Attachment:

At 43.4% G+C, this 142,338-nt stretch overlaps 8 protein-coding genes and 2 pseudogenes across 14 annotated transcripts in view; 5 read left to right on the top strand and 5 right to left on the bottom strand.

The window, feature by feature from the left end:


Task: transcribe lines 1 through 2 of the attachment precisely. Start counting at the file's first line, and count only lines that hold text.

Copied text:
At 43.4% G+C, this 142,338-nt stretch overlaps 8 protein-coding genes and 2 pseudogenes across 14 annotated transcripts in view; 5 read left to right on the top strand and 5 right to left on the bottom strand.

The window, feature by feature from the left end: